Feast day: January 23
Died January 23, 667
St. Ildephonsus is highly regarded in Spain and closely associated with devotion to the Blessed Virgin which he fostered by his famous work concerning her perpetual virginity. Born around 607, Ildephonsus came from a noble family and was probably a pupil of St. Isidore of Seville. While still quite young, he entered the Benedictine monastery of Agalia near Toledo and went on to become its Abbot. In that capacity he attended the Councils of Toledo in 653 and 655.
In 657 the clergy and people elected this holy man to succeed his uncle, St. Eugenius, as Archbishop of Toledo. He performed his episcopal duties with diligence and sanctity until his death in 667. This saint was a favorite subject for medieval artists, especially in connection with the legend of Our Lady's appearance to present him with a chalice. St. Ildephonsus was a prolific writer, but unfortunately only four of his works have survived. Among these are the one already mentioned and an important document of the history of the Spanish Church during the first two-thirds of the seventh century, entitled Concerning Famous Men.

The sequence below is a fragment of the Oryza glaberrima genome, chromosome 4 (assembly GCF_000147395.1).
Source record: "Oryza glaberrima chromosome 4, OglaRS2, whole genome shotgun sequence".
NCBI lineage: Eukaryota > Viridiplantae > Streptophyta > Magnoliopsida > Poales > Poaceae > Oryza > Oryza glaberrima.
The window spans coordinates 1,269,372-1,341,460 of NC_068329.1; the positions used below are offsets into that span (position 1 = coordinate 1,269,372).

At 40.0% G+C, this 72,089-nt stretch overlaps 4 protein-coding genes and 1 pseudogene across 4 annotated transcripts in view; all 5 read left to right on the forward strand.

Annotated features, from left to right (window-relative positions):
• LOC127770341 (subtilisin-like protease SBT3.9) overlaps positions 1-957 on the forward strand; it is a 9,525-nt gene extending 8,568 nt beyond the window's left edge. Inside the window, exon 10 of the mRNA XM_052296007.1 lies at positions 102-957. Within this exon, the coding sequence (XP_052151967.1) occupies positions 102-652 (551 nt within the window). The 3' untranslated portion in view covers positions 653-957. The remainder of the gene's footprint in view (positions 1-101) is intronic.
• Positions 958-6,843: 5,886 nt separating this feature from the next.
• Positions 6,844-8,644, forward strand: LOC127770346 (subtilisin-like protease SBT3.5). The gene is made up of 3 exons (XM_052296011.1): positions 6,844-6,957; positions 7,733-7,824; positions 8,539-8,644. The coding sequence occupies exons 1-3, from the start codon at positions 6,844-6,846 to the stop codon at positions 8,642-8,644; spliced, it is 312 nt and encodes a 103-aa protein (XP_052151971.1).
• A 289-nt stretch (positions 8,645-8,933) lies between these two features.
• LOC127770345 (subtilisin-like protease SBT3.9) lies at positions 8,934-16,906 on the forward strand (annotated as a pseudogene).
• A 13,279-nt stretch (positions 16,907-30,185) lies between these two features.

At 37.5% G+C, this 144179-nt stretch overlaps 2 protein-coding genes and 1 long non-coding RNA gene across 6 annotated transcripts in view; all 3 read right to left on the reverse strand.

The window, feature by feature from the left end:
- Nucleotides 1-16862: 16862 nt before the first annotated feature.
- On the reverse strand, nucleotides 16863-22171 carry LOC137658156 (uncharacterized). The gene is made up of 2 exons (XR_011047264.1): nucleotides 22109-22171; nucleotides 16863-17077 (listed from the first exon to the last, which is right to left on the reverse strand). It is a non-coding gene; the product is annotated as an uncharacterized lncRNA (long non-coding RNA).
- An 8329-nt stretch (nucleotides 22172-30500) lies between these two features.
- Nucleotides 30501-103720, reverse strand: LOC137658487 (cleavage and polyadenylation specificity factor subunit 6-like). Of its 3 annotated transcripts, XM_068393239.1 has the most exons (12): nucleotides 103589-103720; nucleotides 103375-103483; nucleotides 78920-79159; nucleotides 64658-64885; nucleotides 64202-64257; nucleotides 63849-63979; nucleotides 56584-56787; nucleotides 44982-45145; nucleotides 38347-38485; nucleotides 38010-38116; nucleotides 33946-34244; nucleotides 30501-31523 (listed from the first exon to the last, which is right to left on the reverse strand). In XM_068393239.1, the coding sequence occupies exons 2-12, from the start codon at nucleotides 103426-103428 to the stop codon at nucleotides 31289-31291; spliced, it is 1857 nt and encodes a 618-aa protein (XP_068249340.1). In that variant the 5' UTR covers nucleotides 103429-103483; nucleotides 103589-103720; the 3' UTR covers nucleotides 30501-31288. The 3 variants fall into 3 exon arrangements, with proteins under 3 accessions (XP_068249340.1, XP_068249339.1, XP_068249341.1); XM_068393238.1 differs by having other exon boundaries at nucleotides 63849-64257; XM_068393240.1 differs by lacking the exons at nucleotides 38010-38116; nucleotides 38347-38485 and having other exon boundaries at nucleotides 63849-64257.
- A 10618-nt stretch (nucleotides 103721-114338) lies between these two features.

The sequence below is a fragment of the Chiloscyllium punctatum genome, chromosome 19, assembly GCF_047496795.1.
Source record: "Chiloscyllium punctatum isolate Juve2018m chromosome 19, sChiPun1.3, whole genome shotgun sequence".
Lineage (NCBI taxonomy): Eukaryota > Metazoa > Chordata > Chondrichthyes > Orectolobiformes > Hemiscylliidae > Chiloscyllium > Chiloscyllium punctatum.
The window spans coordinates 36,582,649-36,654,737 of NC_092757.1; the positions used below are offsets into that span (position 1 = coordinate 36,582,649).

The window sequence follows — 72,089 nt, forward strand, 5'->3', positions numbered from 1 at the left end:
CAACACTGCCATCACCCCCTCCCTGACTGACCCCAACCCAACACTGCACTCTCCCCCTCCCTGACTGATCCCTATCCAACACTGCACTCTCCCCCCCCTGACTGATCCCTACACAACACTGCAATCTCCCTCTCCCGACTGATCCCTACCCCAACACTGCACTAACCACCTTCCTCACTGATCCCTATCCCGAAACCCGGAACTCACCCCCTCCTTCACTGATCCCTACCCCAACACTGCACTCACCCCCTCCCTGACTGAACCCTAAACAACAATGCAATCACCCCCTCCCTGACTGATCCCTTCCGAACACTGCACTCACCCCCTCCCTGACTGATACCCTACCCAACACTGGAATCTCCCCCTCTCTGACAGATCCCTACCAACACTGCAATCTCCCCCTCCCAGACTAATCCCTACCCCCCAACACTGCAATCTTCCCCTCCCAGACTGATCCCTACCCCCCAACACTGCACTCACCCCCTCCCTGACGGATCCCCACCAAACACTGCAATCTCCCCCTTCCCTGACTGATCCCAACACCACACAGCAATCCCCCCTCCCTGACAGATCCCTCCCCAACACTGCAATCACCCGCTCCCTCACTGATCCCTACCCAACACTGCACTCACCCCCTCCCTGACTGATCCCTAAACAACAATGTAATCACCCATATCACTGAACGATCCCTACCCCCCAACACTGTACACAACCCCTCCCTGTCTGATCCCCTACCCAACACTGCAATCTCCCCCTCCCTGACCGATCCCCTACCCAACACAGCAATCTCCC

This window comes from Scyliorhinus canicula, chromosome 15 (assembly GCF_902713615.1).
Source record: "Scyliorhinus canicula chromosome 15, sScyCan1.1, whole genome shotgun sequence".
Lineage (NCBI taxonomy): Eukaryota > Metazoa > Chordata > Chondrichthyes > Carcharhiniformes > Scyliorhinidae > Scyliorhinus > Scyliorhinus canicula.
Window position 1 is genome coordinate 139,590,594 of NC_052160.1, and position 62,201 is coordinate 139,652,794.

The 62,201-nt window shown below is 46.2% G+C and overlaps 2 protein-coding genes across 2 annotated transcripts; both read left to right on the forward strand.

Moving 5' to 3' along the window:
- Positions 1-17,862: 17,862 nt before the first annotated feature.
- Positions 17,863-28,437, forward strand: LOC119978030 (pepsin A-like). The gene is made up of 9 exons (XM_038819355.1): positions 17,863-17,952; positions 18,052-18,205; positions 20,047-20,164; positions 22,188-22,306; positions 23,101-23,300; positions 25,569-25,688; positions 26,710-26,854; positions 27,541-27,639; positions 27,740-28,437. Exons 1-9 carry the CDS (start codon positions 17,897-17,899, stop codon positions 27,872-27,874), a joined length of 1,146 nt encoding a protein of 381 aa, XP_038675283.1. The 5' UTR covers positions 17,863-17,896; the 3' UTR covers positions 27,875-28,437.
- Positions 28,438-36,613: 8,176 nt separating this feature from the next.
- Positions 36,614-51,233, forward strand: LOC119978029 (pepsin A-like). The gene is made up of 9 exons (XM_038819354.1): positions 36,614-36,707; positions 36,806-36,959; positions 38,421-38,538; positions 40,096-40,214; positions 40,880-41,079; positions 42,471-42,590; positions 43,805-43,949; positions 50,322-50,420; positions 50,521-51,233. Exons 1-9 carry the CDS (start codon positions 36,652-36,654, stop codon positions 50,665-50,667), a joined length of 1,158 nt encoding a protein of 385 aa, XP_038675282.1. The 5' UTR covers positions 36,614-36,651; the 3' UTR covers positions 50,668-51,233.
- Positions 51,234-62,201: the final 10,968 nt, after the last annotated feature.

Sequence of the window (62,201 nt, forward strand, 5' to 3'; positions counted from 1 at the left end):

Saint Ildefonsus or Ildephonsus (rarely Ildephoses; died 23 January 667) was the metropolitan bishop of Toledo from 657 until his death. He was a Visigoth and his Gothic name was Hildefuns, which evolved into the Castilian name Alfonso. Ildefonsus, however, is known as San Ildefonso in Castilian and there are several places named after him. He was canonised and his feast day is 23 January, the date of his death. His writings were less influential outside of Hispania, but he remained a potent force in the peninsula for centuries.